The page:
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Great Western Line

Volume 599: debated on Wednesday 16 September 2015

6. What discussions he has had with the Secretary of State for Transport on the completion date for electrification of the Great Western line. (901176)

I have regular discussions with my right hon. Friend the Secretary of State for Transport. He and I share a total commitment to the electrification of the Great Western line all the way through to Swansea. Both he and the Prime Minister have been clear about the priority we all place on this strategic project.

Earlier this week, the Secretary of State told the Welsh Affairs Committee about Sir Peter Hendy’s stakeholder consultation. Are all the stakeholders committed to the project and, more importantly, did he share the UK Government’s commitment to the project with Sir Peter?

What matters above all else is our commitment, from the Prime Minister downwards, to completing the project. Opposition Members have expressed a lot of concern about the progress of the project. If they do not believe it is happening, I would encourage the hon. Lady and her colleagues to walk the length of the route, because they will see work happening right now to deliver this really important project.

14. Will the Secretary of State give a cast-iron guarantee, here and now, that in his review Sir Peter Hendy, the newly appointed chief executive of Network Rail, will not look again at stopping the electrification of the line to Cardiff and having dual fuel from Cardiff to Swansea? (901185)

I am not sure the hon. Gentleman quite knows about these issues. We are totally committed—I cannot be clearer than that—to electrifying the Great Western line all the way through to Swansea, as part of a programme of infrastructure investment bigger than anything this country has seen since the days of Isambard Kingdom Brunel.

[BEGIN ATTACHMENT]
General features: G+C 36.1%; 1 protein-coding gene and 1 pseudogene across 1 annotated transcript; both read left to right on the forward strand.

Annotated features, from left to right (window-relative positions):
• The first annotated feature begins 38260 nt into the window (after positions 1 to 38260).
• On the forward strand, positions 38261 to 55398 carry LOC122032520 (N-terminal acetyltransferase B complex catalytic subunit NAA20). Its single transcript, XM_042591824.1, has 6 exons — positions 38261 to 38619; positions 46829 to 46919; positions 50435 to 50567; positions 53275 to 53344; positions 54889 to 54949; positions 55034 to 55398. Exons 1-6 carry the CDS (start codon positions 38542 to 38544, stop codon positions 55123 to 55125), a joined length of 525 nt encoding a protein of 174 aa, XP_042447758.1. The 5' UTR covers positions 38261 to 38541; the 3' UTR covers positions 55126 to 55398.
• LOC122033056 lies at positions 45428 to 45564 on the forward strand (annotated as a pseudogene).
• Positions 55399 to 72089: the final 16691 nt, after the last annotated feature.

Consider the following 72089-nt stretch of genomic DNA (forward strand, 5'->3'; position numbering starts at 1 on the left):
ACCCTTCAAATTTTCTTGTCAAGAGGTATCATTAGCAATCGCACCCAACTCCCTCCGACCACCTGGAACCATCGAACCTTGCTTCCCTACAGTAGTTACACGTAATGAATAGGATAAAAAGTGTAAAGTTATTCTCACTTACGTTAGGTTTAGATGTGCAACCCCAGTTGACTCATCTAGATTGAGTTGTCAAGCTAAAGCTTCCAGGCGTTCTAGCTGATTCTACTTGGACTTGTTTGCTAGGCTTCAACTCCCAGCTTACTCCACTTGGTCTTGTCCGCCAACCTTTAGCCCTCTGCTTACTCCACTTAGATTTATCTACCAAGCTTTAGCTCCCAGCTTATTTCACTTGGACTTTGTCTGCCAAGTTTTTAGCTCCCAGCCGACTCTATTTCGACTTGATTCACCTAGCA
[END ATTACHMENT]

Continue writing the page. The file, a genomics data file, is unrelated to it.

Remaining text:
Over the summer, it was reported that electrification of the Great Western line was costing four times more per mile than the UK’s last major infrastructure project, the east coast main line, which was completed in 1991. [Interruption.] One reason for the escalating costs are the compensation payments to train operators, which did not arise in the case of the east coast main line because the service was in public ownership. With the cost to the public purse now reportedly £1 billion more than projected, does the Secretary of State believe that the schedule 4 payments are justified, and does he agree that the profit-for-dividend model must be taken out of rail services? [Interruption.]

Order. We must have a bit of quiet. I could hardly hear the hon. Gentleman’s mellifluous tones. Let us hear the Secretary of State.

In fairness, I did not hear all of the hon. Gentleman’s question, so I will write to him about the specific issues. He is right that electrification is a really expensive way of investing in our railways, but it is the right thing to do. We have asked Sir Peter Hendy to look at all the different projects that Network Rail is juggling and report back to us this autumn with an update, but nobody in this place or outside should be in any doubt about our commitment to delivering electrification all the way through to Swansea.